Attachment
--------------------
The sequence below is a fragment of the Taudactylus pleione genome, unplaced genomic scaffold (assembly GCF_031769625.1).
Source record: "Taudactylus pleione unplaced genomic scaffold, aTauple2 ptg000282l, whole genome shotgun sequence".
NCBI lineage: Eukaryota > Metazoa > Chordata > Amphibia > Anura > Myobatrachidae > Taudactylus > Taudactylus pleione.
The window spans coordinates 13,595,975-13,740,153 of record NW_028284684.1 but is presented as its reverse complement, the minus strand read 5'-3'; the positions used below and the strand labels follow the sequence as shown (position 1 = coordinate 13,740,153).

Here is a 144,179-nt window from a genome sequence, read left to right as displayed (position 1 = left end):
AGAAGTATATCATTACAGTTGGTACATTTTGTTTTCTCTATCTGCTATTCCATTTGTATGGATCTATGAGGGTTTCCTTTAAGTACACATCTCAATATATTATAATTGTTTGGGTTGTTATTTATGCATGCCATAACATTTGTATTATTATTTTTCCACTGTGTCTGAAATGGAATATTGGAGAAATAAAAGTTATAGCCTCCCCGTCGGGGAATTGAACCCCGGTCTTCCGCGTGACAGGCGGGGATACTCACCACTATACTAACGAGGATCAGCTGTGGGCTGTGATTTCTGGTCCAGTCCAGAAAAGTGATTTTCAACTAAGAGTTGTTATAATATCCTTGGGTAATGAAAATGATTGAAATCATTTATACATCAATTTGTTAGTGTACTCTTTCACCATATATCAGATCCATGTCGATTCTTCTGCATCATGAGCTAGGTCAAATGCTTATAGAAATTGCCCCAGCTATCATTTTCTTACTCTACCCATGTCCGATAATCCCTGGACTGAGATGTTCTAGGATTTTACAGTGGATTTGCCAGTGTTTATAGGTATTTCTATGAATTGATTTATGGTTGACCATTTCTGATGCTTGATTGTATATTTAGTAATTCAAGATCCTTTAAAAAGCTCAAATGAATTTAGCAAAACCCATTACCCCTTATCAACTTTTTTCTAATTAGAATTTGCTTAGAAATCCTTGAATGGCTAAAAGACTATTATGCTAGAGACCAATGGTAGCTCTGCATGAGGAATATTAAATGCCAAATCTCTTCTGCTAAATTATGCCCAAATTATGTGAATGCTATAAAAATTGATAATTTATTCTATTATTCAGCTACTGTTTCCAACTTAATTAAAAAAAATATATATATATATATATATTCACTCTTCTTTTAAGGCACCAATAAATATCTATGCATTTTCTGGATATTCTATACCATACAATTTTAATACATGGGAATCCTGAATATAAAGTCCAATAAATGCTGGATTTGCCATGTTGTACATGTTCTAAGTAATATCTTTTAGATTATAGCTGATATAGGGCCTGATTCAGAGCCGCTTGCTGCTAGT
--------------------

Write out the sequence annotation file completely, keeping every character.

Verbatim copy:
The sequence below is a fragment of the Taudactylus pleione genome, unplaced genomic scaffold (assembly GCF_031769625.1).
Source record: "Taudactylus pleione unplaced genomic scaffold, aTauple2 ptg000282l, whole genome shotgun sequence".
NCBI lineage: Eukaryota > Metazoa > Chordata > Amphibia > Anura > Myobatrachidae > Taudactylus > Taudactylus pleione.
The window spans coordinates 13,595,975-13,740,153 of record NW_028284684.1 but is presented as its reverse complement, the minus strand read 5'-3'; the positions used below and the strand labels follow the sequence as shown (position 1 = coordinate 13,740,153).

Here is a 144,179-nt window from a genome sequence, read left to right as displayed (position 1 = left end):
AGAAGTATATCATTACAGTTGGTACATTTTGTTTTCTCTATCTGCTATTCCATTTGTATGGATCTATGAGGGTTTCCTTTAAGTACACATCTCAATATATTATAATTGTTTGGGTTGTTATTTATGCATGCCATAACATTTGTATTATTATTTTTCCACTGTGTCTGAAATGGAATATTGGAGAAATAAAAGTTATAGCCTCCCCGTCGGGGAATTGAACCCCGGTCTTCCGCGTGACAGGCGGGGATACTCACCACTATACTAACGAGGATCAGCTGTGGGCTGTGATTTCTGGTCCAGTCCAGAAAAGTGATTTTCAACTAAGAGTTGTTATAATATCCTTGGGTAATGAAAATGATTGAAATCATTTATACATCAATTTGTTAGTGTACTCTTTCACCATATATCAGATCCATGTCGATTCTTCTGCATCATGAGCTAGGTCAAATGCTTATAGAAATTGCCCCAGCTATCATTTTCTTACTCTACCCATGTCCGATAATCCCTGGACTGAGATGTTCTAGGATTTTACAGTGGATTTGCCAGTGTTTATAGGTATTTCTATGAATTGATTTATGGTTGACCATTTCTGATGCTTGATTGTATATTTAGTAATTCAAGATCCTTTAAAAAGCTCAAATGAATTTAGCAAAACCCATTACCCCTTATCAACTTTTTTCTAATTAGAATTTGCTTAGAAATCCTTGAATGGCTAAAAGACTATTATGCTAGAGACCAATGGTAGCTCTGCATGAGGAATATTAAATGCCAAATCTCTTCTGCTAAATTATGCCCAAATTATGTGAATGCTATAAAAATTGATAATTTATTCTATTATTCAGCTACTGTTTCCAACTTAATTAAAAAAAATATATATATATATATATATTCACTCTTCTTTTAAGGCACCAATAAATATCTATGCATTTTCTGGATATTCTATACCATACAATTTTAATACATGGGAATCCTGAATATAAAGTCCAATAAATGCTGGATTTGCCATGTTGTACATGTTCTAAGTAATATCTTTTAGATTATAGCTGATATAGGGCCTGATTCAGAGCCGCTTGCTGCTAGT